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Mussel Chowder with Salmon & New Potatoes

July 15, 2012

I’ve been wanting to try a mussel chowder since tasting the chowder at Shaw’s, Brackley Beach, PEI. It was the best chowder I’ve ever tasted. One thing that set it apart was the preparation of the fish. The salmon had a very nice sear and was done perfectly. With chowders in the past I’ve allowed the fish to overcook by just throwing it in the stock (sometimes sautéd ahead of times, sometimes not).

With the first new potatoes of the season, it seemed like a good time to try a chowder. This didn’t really come out the way I wanted, but we still thought it was good. What makes it is the fish stock–it really would be worth your while to take some time one weekend morning to make some of this up and freeze it.

Originally I had wanted to work on this some more before posting. But I’ve been getting subtle hints lately from coworkers about the blog’s inactivity, and I need something written down as a benchmark so I know where to start from next time. So we’ll consider this another work in progress, and certainly worth the effort.

Mussel Chowder with Salmon & New Potatoes

3 tbsp butter
1 shallot, chopped
2 cloves garlic, minced
1 stalk celery, chopped fine
about 3 medium or 4 small new potatoes, washed but not peeled, diced
salt and fresh-ground pepper
4 cups fish stock
1 bay leaf
1 salmon filet, about 1/2 lb.
1 tsp olive oil
1 lb mussels
1/2 cup whipping cream
1/2 cup whole milk
1 bunch parsley, for serving

1. Melt the butter in a large dutch oven over medium-high heat. Add the shallot and cook for about a minute. Add the garlic and cook another thirty seconds, stirring. Add the celery and potatoes and season with the salt and pepper. Cook about another five minutes, stirring.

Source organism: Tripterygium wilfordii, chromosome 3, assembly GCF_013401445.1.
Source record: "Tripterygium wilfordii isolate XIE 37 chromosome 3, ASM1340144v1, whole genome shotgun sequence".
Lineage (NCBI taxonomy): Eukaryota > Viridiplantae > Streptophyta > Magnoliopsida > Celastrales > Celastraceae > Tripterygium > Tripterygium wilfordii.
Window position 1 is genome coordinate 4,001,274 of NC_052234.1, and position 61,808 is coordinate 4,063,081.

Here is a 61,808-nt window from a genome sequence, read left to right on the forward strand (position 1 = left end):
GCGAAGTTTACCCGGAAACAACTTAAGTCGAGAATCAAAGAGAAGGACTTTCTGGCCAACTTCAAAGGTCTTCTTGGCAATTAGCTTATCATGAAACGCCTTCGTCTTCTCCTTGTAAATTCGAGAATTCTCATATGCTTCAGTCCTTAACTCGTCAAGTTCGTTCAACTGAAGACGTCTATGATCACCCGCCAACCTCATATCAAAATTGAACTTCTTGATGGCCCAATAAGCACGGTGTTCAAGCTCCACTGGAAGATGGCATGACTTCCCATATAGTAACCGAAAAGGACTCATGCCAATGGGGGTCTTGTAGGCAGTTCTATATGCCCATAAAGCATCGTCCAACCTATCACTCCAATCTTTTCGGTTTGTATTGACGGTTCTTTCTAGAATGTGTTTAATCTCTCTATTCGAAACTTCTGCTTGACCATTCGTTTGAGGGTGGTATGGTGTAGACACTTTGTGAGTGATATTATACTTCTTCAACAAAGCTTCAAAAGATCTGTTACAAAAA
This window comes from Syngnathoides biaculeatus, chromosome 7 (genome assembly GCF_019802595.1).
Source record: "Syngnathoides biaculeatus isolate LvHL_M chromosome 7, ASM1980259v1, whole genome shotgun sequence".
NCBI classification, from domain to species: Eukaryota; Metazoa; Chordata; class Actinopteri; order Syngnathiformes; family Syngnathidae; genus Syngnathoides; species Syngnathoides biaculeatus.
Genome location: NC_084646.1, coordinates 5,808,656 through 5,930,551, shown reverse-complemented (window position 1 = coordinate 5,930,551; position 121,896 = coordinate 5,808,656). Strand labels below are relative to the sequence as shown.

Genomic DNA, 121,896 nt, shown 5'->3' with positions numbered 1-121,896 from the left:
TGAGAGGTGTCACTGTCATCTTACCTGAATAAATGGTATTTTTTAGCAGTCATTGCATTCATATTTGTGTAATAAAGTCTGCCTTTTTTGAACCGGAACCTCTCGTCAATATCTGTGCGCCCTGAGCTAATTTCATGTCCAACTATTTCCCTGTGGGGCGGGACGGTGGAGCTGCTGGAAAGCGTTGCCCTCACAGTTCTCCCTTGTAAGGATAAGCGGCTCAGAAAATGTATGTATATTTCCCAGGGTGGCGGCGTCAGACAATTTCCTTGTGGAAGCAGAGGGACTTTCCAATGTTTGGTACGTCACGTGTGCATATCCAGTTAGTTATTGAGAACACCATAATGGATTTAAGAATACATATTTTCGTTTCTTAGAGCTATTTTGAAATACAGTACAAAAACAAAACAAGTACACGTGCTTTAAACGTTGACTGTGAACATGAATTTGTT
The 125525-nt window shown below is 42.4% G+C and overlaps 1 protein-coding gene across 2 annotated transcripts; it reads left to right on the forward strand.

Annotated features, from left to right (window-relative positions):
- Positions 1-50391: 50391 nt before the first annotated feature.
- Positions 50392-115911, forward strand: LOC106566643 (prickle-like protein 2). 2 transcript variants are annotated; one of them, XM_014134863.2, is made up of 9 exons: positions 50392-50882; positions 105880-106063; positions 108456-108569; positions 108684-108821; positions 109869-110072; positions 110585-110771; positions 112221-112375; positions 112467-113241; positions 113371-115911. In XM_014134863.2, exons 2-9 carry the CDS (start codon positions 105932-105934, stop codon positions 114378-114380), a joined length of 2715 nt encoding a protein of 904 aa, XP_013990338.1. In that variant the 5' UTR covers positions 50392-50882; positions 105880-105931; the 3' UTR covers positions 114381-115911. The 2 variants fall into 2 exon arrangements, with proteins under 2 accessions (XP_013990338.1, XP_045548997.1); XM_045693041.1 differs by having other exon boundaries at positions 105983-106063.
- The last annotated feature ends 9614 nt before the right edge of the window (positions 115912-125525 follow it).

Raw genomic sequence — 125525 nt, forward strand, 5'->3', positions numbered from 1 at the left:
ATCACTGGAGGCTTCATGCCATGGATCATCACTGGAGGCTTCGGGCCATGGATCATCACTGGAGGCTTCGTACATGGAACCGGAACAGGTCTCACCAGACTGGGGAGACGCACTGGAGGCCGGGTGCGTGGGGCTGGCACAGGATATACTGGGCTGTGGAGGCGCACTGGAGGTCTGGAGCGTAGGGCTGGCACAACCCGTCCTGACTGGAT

2. Add the stock and the bay leaf and bring to a simmer. Continue to cook until the potatoes are almost cooked through (depending on the size of your dice, this should be 15 minutes or less).

3. Meanwhile, prep the mussels by rinsing them in cold water, trimming any beards, and discarding any mussels that won’t close after you tap them on the counter or submerge them in cold water.

4. While you’re still waiting on the potatoes, prepare the salmon. Heat a frying pan to medium-high; add the olive oil. Cook the fish 2-3 minutes a side, then remove. Allow the filet to sit a cool, then cut it into bite-size pieces. It’s okay if it’s not quite done, you can finish cooking it in the broth in a moment.

5. Once the potatoes are done, add the mussels and cover. Stir once in a while and steam until the mussels are completely open, the meat is firm and easily pulls apart from the shell (about 8 minutes). Add the chopped salmon and stir. Add the cream and milk and heat until the soup is simmering. Serve with chopped parsley.

  1. This chowder was SO delicious!

    • I want to try it again soon. So, I guess that’s good news for you? 😉

      Notice I made no mention of the bacon in the recipe. I really don’t think it was necessary.

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